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        Security Council
11 October 1985



Held at Headquarters, New York,
On Friday, 11 October 1985, at 3.30 p.m.

This record contains the original text of speeches delivered in English and interpretations of speeches in the other languages. The final text will be printed in the Official Records of the Security Council.

Corrections should be submitted to original speeches only. They should be sent under the signature of a member of the delegation concerned, within one week, to the Chief, Official Records Editing Section, Department of Conference Services, room DC2-750, 2 United Nations Plaza, and incorporated in a copy of the record.

The meeting was called to order at 4.15 p.m.


The agenda was adopted.


The PRESIDENT; In accordance with the decisions taken at the previous meetings on this item, I invite the representative of the Palestine Liberation Organization to take a place at the Council table; I invite the representatives of Afghanistan, Algeria, Bangladesh, Czechoslovakia, Democratic Yemen, the German Democratic Republic, Indonesia, Israel, Kuwait, Morocco, Pakistan, the Syrian Arab Republic and Yugoslavia to take the places reserved for them at the side of the Council Chamber.

At the invitation of the President, Mr. Kaddoumi (Palestine Liberation Organization) took a place at the Council table; Mr. Zarif (Afghanistan), Mr. Djoudi (Algeria), Mr. Choudhury (Bangladesh), Mr. Cesar (Czechoslovakia), Mr. Al-Alfi (Democratic Yemen), Mr. Ott (German Democratic Republic), Mr. Sutress (Indonesia) Mr. Bein (Israel), Mr. Abulhasan (Kuwait), Mr. Alaoui (Morocco), Mr. Yaqub-Khan (Pakistan), Mr. El-Fattal (Syrian Arab Republic) and Mr. Golob (Yugoslavia) took the places reserved for them at the side of the Council Chamber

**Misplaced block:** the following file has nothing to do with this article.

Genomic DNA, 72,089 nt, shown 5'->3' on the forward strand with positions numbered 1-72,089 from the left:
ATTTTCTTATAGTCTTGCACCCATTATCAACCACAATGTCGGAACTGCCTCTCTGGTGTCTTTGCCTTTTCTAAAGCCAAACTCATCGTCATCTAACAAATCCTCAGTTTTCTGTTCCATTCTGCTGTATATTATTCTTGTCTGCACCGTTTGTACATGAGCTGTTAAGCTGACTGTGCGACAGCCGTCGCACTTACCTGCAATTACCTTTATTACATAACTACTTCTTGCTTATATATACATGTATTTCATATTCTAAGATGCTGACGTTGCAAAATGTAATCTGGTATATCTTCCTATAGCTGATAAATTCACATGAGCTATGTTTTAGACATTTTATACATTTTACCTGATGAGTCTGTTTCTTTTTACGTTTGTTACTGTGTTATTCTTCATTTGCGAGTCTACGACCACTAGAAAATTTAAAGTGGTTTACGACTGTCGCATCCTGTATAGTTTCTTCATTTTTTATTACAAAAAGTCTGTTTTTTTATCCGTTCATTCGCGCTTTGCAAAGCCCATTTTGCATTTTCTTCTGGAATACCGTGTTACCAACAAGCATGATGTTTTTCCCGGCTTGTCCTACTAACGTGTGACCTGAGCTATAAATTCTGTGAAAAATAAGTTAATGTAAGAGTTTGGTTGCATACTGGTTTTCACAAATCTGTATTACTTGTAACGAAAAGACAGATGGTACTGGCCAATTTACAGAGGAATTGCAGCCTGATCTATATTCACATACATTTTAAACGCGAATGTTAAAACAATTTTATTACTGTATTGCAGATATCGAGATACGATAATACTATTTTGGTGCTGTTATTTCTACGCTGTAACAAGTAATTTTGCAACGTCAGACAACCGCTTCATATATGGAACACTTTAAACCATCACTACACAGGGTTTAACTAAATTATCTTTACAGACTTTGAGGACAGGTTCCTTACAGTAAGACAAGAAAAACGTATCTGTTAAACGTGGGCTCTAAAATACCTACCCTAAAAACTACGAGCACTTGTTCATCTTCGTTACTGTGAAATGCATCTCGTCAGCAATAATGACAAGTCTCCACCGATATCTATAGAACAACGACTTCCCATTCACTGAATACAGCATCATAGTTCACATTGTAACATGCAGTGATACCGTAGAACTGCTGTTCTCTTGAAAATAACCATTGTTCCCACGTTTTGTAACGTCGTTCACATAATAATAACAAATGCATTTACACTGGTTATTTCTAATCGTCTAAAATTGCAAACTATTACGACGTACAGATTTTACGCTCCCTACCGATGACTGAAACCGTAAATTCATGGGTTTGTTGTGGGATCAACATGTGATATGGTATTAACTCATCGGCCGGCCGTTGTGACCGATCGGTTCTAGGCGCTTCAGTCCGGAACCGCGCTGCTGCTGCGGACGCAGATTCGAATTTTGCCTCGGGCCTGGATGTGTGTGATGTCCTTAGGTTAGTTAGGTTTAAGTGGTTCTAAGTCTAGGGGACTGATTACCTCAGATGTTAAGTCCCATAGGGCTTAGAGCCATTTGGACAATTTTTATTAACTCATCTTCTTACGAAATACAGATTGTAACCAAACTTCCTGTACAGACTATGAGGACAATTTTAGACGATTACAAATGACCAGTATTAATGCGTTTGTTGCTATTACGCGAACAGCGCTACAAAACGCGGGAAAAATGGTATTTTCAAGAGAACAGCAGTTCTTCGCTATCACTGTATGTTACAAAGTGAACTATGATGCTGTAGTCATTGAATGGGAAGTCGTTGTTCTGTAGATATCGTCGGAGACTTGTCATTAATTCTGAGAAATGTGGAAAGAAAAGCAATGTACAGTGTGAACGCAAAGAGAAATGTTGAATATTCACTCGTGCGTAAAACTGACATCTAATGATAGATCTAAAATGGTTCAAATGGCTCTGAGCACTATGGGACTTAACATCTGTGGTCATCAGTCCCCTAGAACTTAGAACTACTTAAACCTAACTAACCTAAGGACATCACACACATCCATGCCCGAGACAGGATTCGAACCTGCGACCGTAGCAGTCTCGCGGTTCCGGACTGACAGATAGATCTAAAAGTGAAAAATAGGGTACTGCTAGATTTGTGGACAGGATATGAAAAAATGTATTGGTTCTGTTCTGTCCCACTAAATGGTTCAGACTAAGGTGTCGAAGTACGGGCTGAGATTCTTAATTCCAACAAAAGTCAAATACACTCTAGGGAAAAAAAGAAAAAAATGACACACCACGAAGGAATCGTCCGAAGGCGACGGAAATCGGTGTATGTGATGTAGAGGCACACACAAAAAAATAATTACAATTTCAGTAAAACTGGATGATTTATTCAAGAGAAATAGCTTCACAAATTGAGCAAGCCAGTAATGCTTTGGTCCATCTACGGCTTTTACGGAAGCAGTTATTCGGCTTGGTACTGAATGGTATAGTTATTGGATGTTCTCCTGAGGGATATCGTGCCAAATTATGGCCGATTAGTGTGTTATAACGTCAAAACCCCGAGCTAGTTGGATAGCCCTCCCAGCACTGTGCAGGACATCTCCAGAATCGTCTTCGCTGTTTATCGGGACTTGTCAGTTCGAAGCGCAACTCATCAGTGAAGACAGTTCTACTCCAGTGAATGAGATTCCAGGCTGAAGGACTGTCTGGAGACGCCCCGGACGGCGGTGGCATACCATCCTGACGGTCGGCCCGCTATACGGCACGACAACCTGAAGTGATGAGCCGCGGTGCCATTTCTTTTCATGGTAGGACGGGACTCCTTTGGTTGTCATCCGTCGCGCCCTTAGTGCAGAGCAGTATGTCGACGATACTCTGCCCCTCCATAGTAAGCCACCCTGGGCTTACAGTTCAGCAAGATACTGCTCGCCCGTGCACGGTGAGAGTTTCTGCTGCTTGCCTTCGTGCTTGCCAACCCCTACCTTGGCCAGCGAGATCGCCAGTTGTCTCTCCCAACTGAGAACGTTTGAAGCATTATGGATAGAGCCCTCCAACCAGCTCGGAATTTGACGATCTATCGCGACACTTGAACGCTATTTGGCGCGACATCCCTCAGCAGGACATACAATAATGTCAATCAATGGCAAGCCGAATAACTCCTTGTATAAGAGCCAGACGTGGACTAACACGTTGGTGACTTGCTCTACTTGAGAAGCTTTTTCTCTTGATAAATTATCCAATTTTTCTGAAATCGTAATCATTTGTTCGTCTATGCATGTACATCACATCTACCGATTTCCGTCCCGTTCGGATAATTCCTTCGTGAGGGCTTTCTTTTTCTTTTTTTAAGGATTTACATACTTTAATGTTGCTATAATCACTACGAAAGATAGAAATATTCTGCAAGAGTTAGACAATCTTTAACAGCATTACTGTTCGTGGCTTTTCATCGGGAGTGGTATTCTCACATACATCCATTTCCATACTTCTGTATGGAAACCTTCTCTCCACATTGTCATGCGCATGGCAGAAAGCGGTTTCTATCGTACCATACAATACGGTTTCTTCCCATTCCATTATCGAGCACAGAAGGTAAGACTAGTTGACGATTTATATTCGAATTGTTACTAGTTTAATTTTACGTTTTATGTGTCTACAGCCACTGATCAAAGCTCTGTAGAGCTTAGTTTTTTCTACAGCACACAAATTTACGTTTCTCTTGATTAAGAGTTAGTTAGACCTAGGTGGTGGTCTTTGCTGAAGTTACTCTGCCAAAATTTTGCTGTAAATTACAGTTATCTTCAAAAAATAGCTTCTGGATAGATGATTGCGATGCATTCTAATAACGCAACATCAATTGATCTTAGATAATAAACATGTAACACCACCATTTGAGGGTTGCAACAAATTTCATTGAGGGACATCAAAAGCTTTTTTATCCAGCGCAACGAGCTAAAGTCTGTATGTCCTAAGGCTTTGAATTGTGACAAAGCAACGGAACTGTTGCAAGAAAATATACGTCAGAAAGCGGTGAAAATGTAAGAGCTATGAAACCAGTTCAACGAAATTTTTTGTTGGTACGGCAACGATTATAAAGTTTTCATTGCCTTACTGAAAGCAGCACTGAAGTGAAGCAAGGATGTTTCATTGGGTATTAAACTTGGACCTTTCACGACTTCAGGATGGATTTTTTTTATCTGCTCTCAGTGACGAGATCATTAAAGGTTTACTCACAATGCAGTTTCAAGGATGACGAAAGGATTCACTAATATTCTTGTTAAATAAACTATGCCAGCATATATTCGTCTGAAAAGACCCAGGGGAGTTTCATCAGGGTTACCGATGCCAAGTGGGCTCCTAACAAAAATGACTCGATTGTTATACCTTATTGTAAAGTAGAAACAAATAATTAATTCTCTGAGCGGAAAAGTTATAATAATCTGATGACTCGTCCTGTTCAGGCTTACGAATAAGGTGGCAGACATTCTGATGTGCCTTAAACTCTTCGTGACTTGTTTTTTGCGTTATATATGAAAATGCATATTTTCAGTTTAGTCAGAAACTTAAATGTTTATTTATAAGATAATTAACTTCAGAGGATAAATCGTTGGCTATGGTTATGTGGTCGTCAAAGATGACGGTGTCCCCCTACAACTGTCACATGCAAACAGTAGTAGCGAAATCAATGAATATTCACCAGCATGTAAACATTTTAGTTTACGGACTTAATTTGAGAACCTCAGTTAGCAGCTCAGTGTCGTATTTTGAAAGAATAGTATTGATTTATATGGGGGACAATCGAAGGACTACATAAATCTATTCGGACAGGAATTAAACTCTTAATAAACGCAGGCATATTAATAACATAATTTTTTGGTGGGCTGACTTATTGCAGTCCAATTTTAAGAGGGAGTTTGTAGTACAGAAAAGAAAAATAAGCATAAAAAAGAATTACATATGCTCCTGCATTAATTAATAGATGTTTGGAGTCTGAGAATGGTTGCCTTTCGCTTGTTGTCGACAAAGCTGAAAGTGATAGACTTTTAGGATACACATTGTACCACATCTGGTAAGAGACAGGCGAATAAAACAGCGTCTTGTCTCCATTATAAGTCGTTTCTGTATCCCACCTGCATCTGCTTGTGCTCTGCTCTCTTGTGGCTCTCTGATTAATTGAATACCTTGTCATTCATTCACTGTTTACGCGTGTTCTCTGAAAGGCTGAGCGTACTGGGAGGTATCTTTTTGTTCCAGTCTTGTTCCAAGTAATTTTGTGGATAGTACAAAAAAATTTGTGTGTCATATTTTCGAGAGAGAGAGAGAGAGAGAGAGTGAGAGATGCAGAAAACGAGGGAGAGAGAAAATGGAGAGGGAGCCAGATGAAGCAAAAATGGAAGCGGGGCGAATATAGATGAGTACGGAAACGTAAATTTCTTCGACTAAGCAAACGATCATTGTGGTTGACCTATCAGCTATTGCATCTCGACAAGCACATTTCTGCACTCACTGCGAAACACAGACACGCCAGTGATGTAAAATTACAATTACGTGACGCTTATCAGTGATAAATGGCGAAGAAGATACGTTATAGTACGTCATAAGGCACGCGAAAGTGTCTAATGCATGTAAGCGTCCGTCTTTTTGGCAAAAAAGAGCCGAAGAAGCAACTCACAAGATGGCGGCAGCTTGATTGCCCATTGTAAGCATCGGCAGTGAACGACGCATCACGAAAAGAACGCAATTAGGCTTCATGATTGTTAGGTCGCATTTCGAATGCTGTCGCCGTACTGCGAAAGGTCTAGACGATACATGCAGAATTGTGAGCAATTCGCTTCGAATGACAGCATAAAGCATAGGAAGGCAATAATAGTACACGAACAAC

The PRESIDENT; I should like to inform the Council that I have receive letters from the representatives of Cuba and Jordan in which they request to he invited to participate in the discussion of the item on the Council's agenda. In accordance with the usual practice, I propose, with the consent of the Council, to invite those representatives to participate in the discussion without the right to vote, in accordance with the relevant provisions of the Charter and rule 37 of the Council's provisional rules of procedure.

There being no objection, it is so decided.

At the invitation of the President, Mr. Oramus Oliva (Cuba) and Mr. Salahtook the places reserved for them at the side of the Council Chamber.

The PRESIDENT; The Security Council will now resume its consideration of the item on its agenda.

The first speaker is the Foreign Minister of Bangladesh, Mr. Humayun Rasheed Doudhury. I welcome him and invite him to take a place at the Council table and to make his statement.

Mr. CHOUDHURY (Bangladesh): Mr. President, it is a privilege for me and as members of my delegation to take part in this important debate and I wish to thank you and the other members of the Council for giving us this opportunity

My delegation has already had the privilege of congratulating you on your assumption of the presidency of the Security Council for the month of October. During the past few days, we have seen ample evidence of your leadership and diplomatic skill, which reinforces our firm conviction that, under your able guidance, the Council will achieve fruitful and constructive results.

It is most befitting that the Security Council should, during this historic month of October, which marks the observance of the fortieth anniversary of the Nations, be deliberating upon an important issue like the Middle East including the Palestinian question. No other issue in contemporary history has been discussed and deliberated upon so extensively, and yet the problem remains unresolved and continues to threaten international peace and security.